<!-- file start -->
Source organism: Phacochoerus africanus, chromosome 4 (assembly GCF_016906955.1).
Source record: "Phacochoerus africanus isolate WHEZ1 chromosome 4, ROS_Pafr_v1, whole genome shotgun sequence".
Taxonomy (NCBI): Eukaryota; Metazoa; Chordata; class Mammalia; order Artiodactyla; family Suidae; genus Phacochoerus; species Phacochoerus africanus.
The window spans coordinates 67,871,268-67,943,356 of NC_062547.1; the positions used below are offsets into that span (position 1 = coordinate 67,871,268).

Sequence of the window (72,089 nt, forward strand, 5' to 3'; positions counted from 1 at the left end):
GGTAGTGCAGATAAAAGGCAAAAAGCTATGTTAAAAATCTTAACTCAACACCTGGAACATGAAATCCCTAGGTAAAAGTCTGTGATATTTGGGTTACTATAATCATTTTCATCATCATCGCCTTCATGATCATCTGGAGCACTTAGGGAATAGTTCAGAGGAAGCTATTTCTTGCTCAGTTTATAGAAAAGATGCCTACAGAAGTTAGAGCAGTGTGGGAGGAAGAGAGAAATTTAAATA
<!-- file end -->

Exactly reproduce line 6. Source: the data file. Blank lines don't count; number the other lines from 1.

GGTAGTGCAGATAAAAGGCAAAAAGCTATGTTAAAAATCTTAACTCAACACCTGGAACATGAAATCCCTAGGTAAAAGTCTGTGATATTTGGGTTACTATAATCATTTTCATCATCATCGCCTTCATGATCATCTGGAGCACTTAGGGAATAGTTCAGAGGAAGCTATTTCTTGCTCAGTTTATAGAAAAGATGCCTACAGAAGTTAGAGCAGTGTGGGAGGAAGAGAGAAATTTAAATA